5 Idioms & hyperboles Island Day 12 Authors can use figures of speech to help get their point across. One way to do this is by using idioms. An idiom is an expression that has a meaning different than the literal meaning of the words that create the expression. For example, to face the music means to accept the unpleasant consequences of your actions. A score to settle means to get even with someone. In Island the author uses frozen in disbelief to describe how unbelievable the situation is. Of course, the characters are not really frozen. He also uses the phrase take care of business which means to get something done. It s not specifically related to business. Here you may choose to give your class a list of common idioms. A website for idioms is provided on the cover page. The author also used hyperbole. A hyperbole is an exaggeration. In Island the author used jumped a mile out of my skin (pg.66), eternity (pg. 68), and heard a gerbil recite the Gettysburg Address (pg.68) Have partners turn & talk to think of other idioms that can be included in their mysteries. Students should be working on drafting their mysteries. Day 13 Subtle Details - clues Island of the Stolen Trophy One way the author gives the clues is through very subtle details. For example, in Island the author casually mentioned that Mr. Studak s whistle didn t work. Later it is revealed that the whistle was a dog whistle. In of the Stolen Trophy, the scrap of fabric and screw were a clue. It is not revealed until later that the screw was for glasses. Today have students look over their clues. Are they subtle or do they obviously point to the culprit? Have students think about how they can introduce at least one of their clues subtly. Have the students turn & talk with a partner to try to make their clues more subtle. Students should be working on drafting their mysteries. Day 14 Revision o strong lead o strong ending, o twists and turns Revision Checklist highlighters or colored pencils STAGES: Mini-lessons & Revision Students should have a completed first draft of their mysteries. Today they will be revising their paper. Today students will be revising their mystery. As you have conducted writing conferences, you may have noticed trends or weaknesses in their mysteries that could be addressed with the entire class. Feel free to address the trends in your revision mini-lessons. As students revise, you may want them to use highlighters or colored pencils so you can more easily see their revisions. Ways to revise: Go back to your writing and find 3 places to use stronger verbs, adjectives, or adverbs. (Choose 1 or do more in separate steps.) As students write mysteries, sometimes in their attempt to add red herrings or extra twists and turns, the reading becomes too complex and difficult for the reader to follow. To be able to revise this, you may have students partner up and read their mysteries to each other. The partner can tell the author if anything is confusing. If the author has to explain anything that is not written down, he/she will need to add to that part of the story. Students should have a completed draft. Today spend time revising.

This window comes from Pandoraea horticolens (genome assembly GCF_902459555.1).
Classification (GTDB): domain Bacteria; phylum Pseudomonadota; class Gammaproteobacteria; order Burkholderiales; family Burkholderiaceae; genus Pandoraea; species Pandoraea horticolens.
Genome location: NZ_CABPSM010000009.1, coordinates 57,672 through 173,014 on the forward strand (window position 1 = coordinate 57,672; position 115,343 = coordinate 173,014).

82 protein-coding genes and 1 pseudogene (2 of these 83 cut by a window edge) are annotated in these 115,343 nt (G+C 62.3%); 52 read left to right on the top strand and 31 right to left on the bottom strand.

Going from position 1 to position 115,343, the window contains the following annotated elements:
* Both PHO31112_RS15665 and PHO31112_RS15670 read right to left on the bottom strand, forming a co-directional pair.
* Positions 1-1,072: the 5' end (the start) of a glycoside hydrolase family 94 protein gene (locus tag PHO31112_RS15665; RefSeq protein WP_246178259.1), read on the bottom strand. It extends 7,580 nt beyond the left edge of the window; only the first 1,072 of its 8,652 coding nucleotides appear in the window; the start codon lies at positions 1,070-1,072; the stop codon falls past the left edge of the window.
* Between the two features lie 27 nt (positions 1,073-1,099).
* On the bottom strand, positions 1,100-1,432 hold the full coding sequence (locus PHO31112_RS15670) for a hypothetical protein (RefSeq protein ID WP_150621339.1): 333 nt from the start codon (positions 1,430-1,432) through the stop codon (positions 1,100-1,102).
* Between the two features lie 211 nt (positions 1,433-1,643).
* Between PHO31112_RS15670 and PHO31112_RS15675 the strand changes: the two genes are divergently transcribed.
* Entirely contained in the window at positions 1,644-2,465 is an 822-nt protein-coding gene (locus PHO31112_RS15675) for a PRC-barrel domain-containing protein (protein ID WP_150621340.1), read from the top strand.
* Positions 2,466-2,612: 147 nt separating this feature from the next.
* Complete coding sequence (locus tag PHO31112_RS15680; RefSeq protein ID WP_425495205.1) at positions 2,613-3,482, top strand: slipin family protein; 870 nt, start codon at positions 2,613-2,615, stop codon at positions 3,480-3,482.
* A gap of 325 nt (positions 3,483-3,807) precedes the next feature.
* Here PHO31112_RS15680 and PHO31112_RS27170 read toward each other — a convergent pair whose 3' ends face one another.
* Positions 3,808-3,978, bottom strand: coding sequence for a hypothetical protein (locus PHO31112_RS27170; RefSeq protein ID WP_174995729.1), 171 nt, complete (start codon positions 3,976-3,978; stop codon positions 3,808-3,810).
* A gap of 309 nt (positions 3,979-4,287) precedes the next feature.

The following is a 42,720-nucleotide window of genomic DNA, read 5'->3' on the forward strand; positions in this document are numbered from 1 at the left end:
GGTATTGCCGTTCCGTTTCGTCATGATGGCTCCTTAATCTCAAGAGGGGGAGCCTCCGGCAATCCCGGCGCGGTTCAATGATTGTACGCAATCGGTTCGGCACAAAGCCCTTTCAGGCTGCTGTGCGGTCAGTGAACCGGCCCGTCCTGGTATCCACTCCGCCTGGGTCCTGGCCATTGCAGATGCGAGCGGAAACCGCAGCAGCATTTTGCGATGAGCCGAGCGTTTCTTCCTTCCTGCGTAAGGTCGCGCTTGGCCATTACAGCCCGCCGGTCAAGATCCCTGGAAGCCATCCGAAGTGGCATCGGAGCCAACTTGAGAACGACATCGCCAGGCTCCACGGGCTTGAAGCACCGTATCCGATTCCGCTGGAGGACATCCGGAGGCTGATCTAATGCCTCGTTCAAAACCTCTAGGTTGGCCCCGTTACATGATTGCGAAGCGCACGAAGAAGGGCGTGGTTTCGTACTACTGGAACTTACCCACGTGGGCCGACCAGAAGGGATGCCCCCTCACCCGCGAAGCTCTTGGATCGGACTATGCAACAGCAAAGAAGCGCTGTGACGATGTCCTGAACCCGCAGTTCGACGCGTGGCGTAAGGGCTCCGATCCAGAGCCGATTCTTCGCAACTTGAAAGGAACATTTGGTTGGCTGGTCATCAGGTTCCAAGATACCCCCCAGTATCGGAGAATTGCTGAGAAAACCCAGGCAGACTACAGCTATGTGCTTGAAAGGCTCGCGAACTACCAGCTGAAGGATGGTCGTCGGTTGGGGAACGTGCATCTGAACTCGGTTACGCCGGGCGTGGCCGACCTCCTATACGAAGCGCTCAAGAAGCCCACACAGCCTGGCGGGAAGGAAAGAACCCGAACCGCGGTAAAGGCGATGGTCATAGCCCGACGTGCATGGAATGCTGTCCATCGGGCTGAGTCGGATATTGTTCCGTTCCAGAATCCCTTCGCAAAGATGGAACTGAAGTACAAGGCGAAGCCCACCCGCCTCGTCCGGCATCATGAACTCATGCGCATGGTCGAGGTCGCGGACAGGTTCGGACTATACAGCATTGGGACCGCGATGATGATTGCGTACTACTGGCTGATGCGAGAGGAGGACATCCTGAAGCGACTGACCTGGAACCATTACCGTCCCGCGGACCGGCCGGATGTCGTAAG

6 Edit Capitals Dialogue Commas End marks Editing Checklist Rough Drafts Day 15 Today you can use the editing checklist from the launching unit (or your own) and have students go back and edit their work. You may want to see evidence of this process by teaching them how to use editing marks or by editing in a different color than the draft is written (or typed.) Students may need to edit for capitalization, spelling, end marks, punctuation in dialogue, or commas. It is easiest to introduce this process by having them go back to edit one specific skill at a time. For example, if you ask them to check for complete sentences, they may need to whisper read the paper aloud stopping deliberately at each end mark to think about if it was a complete thought or not. Time spent editing papers. Publish Laptops Rough Drafts Rubrics Days This week begins a new unit of Benchmark Literacy. As you switch your whole group back to reading instruction, the students will need to publish their wiring. They can type their stories during reader s workshop. If they are handwriting their stories, they can do that during reader s workshop as well. One idea for grading, is once students have final copies, you can print 2 copies. (Photocopy if it is hand written.) Have them go in and self-assess their essays by marking the things you are looking for. Have them highlight where they use 3 strong verbs. Have them indicate where they use dialogue and moved the speaker to various parts of the sentence. They can make each part with a colored pencil or highlighter. Then you will be able to see those parts easier when you grade. By making a copy, you have a clean published piece as well as one you can write on for grading. Publishing during reader s workshop. Writing Celebration! Published Mysteries STAGES: Edit & Publish Days Find time to celebrate the published mysteries completed by your students. It is important to acknowledge the hard work and perseverance put forth by your writers. Have students share their finished pieces or invite fellow colleagues or administrators to look over the published mysteries.